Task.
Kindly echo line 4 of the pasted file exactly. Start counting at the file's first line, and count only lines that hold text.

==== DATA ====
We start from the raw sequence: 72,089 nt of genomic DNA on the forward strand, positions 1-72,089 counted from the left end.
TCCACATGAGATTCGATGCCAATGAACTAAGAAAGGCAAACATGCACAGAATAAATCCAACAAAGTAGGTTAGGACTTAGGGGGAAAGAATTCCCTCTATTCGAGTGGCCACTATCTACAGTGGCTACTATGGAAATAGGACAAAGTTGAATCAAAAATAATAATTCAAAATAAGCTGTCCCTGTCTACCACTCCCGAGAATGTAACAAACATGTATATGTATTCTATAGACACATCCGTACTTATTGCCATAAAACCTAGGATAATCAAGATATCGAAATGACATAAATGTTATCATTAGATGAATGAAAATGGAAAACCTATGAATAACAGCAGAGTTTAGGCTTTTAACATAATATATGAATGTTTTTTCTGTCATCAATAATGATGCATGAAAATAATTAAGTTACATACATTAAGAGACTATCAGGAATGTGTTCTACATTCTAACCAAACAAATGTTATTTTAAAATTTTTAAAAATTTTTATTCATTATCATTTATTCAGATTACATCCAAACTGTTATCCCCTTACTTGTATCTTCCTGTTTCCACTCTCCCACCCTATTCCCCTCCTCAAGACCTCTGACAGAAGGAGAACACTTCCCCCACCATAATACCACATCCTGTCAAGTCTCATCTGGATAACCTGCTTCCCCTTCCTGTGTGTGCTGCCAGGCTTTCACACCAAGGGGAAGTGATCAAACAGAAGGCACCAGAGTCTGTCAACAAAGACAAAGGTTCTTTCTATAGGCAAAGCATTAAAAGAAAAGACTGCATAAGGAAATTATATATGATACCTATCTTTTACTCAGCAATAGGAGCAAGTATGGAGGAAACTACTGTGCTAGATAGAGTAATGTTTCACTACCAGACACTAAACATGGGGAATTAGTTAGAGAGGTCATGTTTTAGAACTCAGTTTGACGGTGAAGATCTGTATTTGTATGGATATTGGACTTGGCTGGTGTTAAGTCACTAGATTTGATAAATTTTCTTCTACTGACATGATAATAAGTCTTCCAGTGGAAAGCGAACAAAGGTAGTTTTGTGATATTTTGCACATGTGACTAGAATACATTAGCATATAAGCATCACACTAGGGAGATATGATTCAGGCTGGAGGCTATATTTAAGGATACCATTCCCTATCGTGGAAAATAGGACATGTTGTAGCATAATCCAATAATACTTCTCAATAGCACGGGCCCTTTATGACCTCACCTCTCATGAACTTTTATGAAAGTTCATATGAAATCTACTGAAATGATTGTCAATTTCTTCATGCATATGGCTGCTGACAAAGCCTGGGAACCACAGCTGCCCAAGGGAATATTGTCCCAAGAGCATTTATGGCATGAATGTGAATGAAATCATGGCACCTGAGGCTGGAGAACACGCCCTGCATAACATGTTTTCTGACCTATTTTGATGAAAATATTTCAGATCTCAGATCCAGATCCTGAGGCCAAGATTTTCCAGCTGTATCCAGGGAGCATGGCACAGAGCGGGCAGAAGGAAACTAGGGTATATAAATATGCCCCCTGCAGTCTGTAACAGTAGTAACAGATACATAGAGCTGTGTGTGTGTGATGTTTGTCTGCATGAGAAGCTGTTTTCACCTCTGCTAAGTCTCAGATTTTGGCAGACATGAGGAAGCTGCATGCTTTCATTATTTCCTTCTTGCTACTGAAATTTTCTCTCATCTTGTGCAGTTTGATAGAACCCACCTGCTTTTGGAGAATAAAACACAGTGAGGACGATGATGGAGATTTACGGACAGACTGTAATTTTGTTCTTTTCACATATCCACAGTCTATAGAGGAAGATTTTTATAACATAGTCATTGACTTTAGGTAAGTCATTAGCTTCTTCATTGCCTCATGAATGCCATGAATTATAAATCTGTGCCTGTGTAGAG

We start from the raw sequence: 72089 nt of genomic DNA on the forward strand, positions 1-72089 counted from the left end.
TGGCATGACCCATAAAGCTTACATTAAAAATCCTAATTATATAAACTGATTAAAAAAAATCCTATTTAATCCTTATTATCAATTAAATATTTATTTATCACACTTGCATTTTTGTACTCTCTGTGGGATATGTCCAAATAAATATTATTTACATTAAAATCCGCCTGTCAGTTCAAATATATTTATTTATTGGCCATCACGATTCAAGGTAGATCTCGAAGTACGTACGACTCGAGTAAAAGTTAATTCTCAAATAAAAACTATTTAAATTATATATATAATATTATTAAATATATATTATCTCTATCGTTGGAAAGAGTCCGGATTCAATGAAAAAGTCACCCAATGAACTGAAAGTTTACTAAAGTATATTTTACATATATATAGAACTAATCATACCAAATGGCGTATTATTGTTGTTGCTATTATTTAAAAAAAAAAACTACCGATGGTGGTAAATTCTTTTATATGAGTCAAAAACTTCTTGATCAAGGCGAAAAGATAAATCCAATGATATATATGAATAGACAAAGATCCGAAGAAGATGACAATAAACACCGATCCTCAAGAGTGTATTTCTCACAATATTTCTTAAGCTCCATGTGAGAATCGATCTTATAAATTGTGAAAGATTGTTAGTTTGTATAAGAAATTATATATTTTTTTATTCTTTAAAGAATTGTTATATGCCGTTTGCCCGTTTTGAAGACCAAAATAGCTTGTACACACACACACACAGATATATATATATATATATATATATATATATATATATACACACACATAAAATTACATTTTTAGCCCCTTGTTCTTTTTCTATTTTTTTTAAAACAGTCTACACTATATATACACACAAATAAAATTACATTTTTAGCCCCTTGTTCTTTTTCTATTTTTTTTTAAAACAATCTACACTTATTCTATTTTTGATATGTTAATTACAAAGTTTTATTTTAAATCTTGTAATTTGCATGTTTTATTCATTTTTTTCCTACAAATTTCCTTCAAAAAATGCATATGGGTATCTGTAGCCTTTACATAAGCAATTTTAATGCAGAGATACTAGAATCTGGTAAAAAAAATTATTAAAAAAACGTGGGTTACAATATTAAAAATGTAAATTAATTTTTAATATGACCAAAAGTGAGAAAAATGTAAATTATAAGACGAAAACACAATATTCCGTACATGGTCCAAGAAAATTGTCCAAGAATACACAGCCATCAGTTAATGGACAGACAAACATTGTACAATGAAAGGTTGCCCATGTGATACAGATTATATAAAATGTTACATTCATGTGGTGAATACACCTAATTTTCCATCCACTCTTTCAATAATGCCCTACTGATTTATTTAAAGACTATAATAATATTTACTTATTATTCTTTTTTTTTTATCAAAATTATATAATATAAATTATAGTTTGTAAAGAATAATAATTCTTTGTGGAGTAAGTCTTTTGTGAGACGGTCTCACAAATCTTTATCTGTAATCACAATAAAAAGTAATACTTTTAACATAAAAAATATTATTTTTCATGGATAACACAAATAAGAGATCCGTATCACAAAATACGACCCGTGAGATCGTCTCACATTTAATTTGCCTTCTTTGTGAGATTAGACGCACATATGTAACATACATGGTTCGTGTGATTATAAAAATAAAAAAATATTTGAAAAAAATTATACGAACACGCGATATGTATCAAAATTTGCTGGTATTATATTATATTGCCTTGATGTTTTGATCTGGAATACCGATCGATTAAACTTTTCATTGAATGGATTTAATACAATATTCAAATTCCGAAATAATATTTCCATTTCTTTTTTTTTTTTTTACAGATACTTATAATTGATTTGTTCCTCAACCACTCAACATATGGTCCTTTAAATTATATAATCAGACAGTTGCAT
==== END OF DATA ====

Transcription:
TGGCATGACCCATAAAGCTTACATTAAAAATCCTAATTATATAAACTGATTAAAAAAAATCCTATTTAATCCTTATTATCAATTAAATATTTATTTATCACACTTGCATTTTTGTACTCTCTGTGGGATATGTCCAAATAAATATTATTTACATTAAAATCCGCCTGTCAGTTCAAATATATTTATTTATTGGCCATCACGATTCAAGGTAGATCTCGAAGTACGTACGACTCGAGTAAAAGTTAATTCTCAAATAAAAACTATTTAAATTATATATATAATATTATTAAATATATATTATCTCTATCGTTGGAAAGAGTCCGGATTCAATGAAAAAGTCACCCAATGAACTGAAAGTTTACTAAAGTATATTTTACATATATATAGAACTAATCATACCAAATGGCGTATTATTGTTGTTGCTATTATTTAAAAAAAAAAACTACCGATGGTGGTAAATTCTTTTATATGAGTCAAAAACTTCTTGATCAAGGCGAAAAGATAAATCCAATGATATATATGAATAGACAAAGATCCGAAGAAGATGACAATAAACACCGATCCTCAAGAGTGTATTTCTCACAATATTTCTTAAGCTCCATGTGAGAATCGATCTTATAAATTGTGAAAGATTGTTAGTTTGTATAAGAAATTATATATTTTTTTATTCTTTAAAGAATTGTTATATGCCGTTTGCCCGTTTTGAAGACCAAAATAGCTTGTACACACACACACACAGATATATATATATATATATATATATATATATATATATACACACACATAAAATTACATTTTTAGCCCCTTGTTCTTTTTCTATTTTTTTTAAAACAGTCTACACTATATATACACACAAATAAAATTACATTTTTAGCCCCTTGTTCTTTTTCTATTTTTTTTTAAAACAATCTACACTTATTCTATTTTTGATATGTTAATTACAAAGTTTTATTTTAAATCTTGTAATTTGCATGTTTTATTCATTTTTTTCCTACAAATTTCCTTCAAAAAATGCATATGGGTATCTGTAGCCTTTACATAAGCAATTTTAATGCAGAGATACTAGAATCTGGTAAAAAAAATTATTAAAAAAACGTGGGTTACAATATTAAAAATGTAAATTAATTTTTAATATGACCAAAAGTGAGAAAAATGTAAATTATAAGACGAAAACACAATATTCCGTACATGGTCCAAGAAAATTGTCCAAGAATACACAGCCATCAGTTAATGGACAGACAAACATTGTACAATGAAAGGTTGCCCATGTGATACAGATTATATAAAATGTTACATTCATGTGGTGAATACACCTAATTTTCCATCCACTCTTTCAATAATGCCCTACTGATTTATTTAAAGACTATAATAATATTTACTTATTATTCTTTTTTTTTTATCAAAATTATATAATATAAATTATAGTTTGTAAAGAATAATAATTCTTTGTGGAGTAAGTCTTTTGTGAGACGGTCTCACAAATCTTTATCTGTAATCACAATAAAAAGTAATACTTTTAACATAAAAAATATTATTTTTCATGGATAACACAAATAAGAGATCCGTATCACAAAATACGACCCGTGAGATCGTCTCACATTTAATTTGCCTTCTTTGTGAGATTAGACGCACATATGTAACATACATGGTTCGTGTGATTATAAAAATAAAAAAATATTTGAAAAAAATTATACGAACACGCGATATGTATCAAAATTTGCTGGTATTATATTATATTGCCTTGATGTTTTGATCTGGAATACCGATCGATTAAACTTTTCATTGAATGGATTTAATACAATATTCAAATTCCGAAATAATATTTCCATTTCTTTTTTTTTTTTTTACAGATACTTATAATTGATTTGTTCCTCAACCACTCAACATATGGTCCTTTAAATTATATAATCAGACAGTTGCAT